- Addition of a new Note under the heading of Chapter 4.1:
Flexible bulk containers marked in accordance with 18.104.22.168 but which were approved in a country which is not a Contracting Party to ADR may nevertheless be used for carriage under ADR.
- Deletion of 22.214.171.124.
- Addition of a new Note under the heading of 126.96.36.199:
Where a VC1 code is shown in column (17) of Table A of Chapter 3.2, a BK1 bulk container may therefore also be used for land transport provided the additional provisions in 188.8.131.52 are fulfilled. Where a VC2 code is shown in column (17) of Table A of Chapter 3.2, a BK2 bulk container may therefore also be used for land transport provided the additional provisions in 184.108.40.206 are fulfilled.
- Addition of a new Note after the first paragraph of 220.127.116.11:
PROPOSALS FOR AMENDMENT
The Netherlands argued that the table in 18.104.22.168 was missing a link to 9.2.7 for FL and AT vehicles and that this should have been updated as part of the 2017 text. The Working Party agreed and asked for this to be part of the corrigendum. The Netherlands had also proposed a change to the transitional provision alongside the entry but the Working Party felt this should be the subject of a separate proposal at a coming session.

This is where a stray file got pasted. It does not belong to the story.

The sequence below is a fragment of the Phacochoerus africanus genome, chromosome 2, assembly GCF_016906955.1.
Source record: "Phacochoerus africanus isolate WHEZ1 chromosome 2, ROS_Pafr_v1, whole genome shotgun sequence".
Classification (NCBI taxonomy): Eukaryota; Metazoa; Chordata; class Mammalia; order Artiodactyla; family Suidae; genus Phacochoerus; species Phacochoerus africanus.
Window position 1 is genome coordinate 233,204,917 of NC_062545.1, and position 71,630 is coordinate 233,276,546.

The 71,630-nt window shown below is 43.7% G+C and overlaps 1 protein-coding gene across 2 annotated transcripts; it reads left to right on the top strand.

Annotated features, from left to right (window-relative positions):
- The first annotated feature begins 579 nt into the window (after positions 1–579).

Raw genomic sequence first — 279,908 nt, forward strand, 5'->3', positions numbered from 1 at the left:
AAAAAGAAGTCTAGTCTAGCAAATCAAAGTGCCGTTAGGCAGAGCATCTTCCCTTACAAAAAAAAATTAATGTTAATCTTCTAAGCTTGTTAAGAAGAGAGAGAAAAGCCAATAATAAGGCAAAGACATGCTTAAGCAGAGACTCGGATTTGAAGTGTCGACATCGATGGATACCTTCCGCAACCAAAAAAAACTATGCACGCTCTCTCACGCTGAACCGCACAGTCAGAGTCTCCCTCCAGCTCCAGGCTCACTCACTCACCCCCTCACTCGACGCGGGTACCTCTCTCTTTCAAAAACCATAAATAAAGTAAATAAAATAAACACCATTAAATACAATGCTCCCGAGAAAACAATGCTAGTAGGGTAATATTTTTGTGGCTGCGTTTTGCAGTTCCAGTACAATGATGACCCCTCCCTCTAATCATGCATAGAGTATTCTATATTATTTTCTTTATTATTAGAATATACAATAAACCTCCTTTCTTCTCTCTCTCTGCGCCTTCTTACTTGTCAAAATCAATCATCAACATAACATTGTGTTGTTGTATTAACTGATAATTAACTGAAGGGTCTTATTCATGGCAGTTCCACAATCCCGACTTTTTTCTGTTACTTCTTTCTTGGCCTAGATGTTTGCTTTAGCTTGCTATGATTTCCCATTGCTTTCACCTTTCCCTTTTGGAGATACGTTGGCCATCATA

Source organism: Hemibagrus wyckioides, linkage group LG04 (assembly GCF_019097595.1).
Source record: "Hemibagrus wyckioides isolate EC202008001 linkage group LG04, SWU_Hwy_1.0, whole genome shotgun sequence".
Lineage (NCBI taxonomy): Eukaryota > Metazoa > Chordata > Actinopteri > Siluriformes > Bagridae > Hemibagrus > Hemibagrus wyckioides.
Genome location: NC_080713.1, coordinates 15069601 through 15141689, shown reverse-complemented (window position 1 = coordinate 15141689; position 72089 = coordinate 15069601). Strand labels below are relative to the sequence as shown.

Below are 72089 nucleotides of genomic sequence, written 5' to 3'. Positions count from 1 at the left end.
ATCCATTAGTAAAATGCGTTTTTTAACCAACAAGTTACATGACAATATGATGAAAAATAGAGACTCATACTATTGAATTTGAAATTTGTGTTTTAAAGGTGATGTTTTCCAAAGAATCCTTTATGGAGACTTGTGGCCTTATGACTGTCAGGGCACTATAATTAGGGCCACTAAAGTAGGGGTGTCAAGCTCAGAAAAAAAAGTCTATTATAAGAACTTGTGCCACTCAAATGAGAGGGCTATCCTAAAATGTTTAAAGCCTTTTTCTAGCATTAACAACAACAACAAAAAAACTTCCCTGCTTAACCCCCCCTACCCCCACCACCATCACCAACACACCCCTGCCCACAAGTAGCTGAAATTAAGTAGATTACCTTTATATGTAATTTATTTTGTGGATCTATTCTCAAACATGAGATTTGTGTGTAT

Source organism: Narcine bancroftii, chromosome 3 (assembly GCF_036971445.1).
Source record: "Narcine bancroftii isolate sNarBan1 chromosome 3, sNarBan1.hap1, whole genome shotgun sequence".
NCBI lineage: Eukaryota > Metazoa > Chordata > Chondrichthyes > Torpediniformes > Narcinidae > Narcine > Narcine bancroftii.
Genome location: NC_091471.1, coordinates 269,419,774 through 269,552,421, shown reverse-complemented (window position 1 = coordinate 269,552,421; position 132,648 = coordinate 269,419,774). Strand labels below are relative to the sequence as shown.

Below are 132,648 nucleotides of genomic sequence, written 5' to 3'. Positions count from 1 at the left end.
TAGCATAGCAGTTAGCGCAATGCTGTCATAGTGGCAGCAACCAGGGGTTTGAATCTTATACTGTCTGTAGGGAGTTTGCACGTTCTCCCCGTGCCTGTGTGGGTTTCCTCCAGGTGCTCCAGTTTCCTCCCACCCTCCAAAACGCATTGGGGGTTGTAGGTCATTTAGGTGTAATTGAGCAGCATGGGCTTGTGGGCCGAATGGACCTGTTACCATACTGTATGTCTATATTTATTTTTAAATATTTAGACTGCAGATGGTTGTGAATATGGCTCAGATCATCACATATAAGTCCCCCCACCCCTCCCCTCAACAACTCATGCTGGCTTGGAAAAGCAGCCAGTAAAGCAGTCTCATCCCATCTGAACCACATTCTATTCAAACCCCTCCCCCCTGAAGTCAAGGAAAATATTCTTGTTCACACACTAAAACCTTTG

The Netherlands also proposed the inclusion of a transitional provision for EX/III vehicles for Class 1 substances, which was accepted for inclusion in the 2019 text:
22.214.171.124 Certificates of approval for EX/III vehicles intended for the carriage of explosive substances in tanks in compliance with the requirements of 126.96.36.199 applicable up to 31 December 2018 issued before 1 July 2019 not containing the remark concerning the compliance with 9.7.9 may continue to be used until the next annual technical inspection of the vehicle.
A future meeting will discuss whether a similar transitional provision should be included for mobile explosives manufacturing units (MEMUs).